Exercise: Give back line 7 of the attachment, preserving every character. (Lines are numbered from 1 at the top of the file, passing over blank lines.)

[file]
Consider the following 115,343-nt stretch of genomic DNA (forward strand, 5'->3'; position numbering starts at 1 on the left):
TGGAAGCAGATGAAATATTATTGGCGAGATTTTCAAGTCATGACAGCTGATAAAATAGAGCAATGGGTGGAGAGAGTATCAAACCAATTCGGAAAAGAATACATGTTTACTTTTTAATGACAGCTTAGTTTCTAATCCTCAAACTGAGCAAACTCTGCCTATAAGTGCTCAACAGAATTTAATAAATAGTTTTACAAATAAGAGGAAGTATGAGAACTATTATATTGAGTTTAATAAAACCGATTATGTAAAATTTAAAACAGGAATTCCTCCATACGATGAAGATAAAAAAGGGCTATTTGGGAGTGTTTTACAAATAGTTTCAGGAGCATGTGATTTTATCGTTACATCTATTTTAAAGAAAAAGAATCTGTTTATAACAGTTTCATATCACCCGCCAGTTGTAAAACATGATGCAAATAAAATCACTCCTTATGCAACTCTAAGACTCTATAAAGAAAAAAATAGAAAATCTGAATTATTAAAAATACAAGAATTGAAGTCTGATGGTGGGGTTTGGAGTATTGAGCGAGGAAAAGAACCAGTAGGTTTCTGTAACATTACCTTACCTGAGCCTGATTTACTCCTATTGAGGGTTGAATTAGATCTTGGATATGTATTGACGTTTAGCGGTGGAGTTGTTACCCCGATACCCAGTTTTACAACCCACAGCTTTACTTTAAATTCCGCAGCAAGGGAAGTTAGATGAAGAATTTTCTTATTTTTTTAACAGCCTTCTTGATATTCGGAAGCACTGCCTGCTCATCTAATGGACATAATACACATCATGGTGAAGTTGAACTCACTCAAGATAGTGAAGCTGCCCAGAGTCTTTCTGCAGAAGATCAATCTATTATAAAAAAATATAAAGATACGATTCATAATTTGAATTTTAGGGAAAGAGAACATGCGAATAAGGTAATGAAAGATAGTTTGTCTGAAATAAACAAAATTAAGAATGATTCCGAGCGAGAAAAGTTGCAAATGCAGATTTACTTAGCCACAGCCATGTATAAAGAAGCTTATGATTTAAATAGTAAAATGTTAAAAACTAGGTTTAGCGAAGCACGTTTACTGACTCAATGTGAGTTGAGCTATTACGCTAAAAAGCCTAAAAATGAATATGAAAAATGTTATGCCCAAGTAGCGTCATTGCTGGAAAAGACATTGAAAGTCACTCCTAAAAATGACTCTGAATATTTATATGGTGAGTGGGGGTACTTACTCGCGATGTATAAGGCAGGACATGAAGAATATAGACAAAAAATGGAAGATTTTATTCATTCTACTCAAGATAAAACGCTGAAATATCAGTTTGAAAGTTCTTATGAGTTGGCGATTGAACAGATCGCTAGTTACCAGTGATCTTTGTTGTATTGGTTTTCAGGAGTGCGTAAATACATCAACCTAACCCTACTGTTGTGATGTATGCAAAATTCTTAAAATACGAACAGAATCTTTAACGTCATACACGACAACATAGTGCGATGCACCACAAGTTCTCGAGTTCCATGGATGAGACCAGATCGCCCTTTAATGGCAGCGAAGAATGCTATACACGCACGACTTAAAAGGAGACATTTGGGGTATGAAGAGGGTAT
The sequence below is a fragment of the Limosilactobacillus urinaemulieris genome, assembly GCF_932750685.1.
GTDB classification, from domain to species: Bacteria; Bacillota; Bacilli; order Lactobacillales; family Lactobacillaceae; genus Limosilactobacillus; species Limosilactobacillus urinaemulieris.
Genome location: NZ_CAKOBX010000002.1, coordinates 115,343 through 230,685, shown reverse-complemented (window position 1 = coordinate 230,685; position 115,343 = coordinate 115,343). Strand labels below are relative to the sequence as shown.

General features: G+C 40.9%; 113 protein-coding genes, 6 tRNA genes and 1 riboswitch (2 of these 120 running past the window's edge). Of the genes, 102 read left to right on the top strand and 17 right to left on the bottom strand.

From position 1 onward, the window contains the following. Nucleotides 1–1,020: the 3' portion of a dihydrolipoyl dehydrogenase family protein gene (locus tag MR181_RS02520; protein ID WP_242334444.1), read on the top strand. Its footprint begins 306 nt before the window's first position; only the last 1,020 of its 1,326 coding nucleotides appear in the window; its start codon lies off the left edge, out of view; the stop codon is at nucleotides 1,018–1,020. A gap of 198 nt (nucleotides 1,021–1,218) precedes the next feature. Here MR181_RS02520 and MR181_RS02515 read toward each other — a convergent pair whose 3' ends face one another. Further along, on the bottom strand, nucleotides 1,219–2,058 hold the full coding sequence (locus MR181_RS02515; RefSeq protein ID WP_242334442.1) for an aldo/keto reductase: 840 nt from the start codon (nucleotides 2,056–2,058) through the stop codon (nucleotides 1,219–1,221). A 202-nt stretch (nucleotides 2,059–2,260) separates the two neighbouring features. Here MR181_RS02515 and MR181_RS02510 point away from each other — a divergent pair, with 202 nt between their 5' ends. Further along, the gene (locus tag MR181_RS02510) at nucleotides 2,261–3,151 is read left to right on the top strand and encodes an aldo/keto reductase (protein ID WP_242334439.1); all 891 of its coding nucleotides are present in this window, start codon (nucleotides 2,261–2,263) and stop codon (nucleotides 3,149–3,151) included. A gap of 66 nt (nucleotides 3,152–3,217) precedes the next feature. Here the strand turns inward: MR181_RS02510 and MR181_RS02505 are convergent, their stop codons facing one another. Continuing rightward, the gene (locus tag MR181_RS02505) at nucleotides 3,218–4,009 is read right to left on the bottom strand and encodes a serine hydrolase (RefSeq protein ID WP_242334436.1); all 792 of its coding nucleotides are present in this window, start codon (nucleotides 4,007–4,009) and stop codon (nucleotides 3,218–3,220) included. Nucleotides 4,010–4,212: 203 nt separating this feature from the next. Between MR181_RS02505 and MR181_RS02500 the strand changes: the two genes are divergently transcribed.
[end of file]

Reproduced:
From position 1 onward, the window contains the following. Nucleotides 1–1,020: the 3' portion of a dihydrolipoyl dehydrogenase family protein gene (locus tag MR181_RS02520; protein ID WP_242334444.1), read on the top strand. Its footprint begins 306 nt before the window's first position; only the last 1,020 of its 1,326 coding nucleotides appear in the window; its start codon lies off the left edge, out of view; the stop codon is at nucleotides 1,018–1,020. A gap of 198 nt (nucleotides 1,021–1,218) precedes the next feature. Here MR181_RS02520 and MR181_RS02515 read toward each other — a convergent pair whose 3' ends face one another. Further along, on the bottom strand, nucleotides 1,219–2,058 hold the full coding sequence (locus MR181_RS02515; RefSeq protein ID WP_242334442.1) for an aldo/keto reductase: 840 nt from the start codon (nucleotides 2,056–2,058) through the stop codon (nucleotides 1,219–1,221). A 202-nt stretch (nucleotides 2,059–2,260) separates the two neighbouring features. Here MR181_RS02515 and MR181_RS02510 point away from each other — a divergent pair, with 202 nt between their 5' ends. Further along, the gene (locus tag MR181_RS02510) at nucleotides 2,261–3,151 is read left to right on the top strand and encodes an aldo/keto reductase (protein ID WP_242334439.1); all 891 of its coding nucleotides are present in this window, start codon (nucleotides 2,261–2,263) and stop codon (nucleotides 3,149–3,151) included. A gap of 66 nt (nucleotides 3,152–3,217) precedes the next feature. Here the strand turns inward: MR181_RS02510 and MR181_RS02505 are convergent, their stop codons facing one another. Continuing rightward, the gene (locus tag MR181_RS02505) at nucleotides 3,218–4,009 is read right to left on the bottom strand and encodes a serine hydrolase (RefSeq protein ID WP_242334436.1); all 792 of its coding nucleotides are present in this window, start codon (nucleotides 4,007–4,009) and stop codon (nucleotides 3,218–3,220) included. Nucleotides 4,010–4,212: 203 nt separating this feature from the next. Between MR181_RS02505 and MR181_RS02500 the strand changes: the two genes are divergently transcribed.